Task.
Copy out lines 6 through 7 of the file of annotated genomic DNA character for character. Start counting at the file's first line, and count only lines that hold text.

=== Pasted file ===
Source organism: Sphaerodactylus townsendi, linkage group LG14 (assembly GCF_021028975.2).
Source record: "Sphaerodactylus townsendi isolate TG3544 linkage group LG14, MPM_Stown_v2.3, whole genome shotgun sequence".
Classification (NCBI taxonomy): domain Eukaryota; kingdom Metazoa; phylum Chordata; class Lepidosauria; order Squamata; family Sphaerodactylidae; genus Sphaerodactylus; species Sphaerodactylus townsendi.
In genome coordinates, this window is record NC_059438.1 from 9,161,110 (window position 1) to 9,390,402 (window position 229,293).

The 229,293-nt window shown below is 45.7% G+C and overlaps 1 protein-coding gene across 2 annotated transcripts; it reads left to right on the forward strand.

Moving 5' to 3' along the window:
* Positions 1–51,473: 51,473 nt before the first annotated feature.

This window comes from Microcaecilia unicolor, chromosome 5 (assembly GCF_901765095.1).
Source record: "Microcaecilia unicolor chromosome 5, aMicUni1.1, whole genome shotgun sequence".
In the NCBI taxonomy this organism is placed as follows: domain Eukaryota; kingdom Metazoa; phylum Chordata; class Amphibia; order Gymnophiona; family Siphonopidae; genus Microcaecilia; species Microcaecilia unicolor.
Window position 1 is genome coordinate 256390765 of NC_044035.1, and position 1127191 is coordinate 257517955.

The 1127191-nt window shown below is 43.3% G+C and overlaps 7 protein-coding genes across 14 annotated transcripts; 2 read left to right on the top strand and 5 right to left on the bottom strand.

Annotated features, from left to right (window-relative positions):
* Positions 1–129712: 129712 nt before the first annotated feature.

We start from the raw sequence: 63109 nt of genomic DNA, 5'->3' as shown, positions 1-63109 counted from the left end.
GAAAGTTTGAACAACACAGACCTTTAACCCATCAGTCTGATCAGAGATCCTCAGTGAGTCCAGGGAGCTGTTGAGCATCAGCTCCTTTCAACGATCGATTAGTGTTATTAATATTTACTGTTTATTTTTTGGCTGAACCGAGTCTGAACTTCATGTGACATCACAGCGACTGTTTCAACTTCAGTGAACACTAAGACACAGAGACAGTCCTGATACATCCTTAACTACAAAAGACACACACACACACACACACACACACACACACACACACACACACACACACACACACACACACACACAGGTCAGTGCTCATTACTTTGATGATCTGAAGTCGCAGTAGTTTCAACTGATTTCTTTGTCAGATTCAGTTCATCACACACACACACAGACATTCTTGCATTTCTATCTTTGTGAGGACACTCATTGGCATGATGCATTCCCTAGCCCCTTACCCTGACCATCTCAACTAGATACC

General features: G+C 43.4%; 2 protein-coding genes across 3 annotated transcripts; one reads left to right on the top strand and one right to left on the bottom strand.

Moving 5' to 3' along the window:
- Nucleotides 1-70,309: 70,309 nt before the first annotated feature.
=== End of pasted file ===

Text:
Moving 5' to 3' along the window:
* Positions 1–51,473: 51,473 nt before the first annotated feature.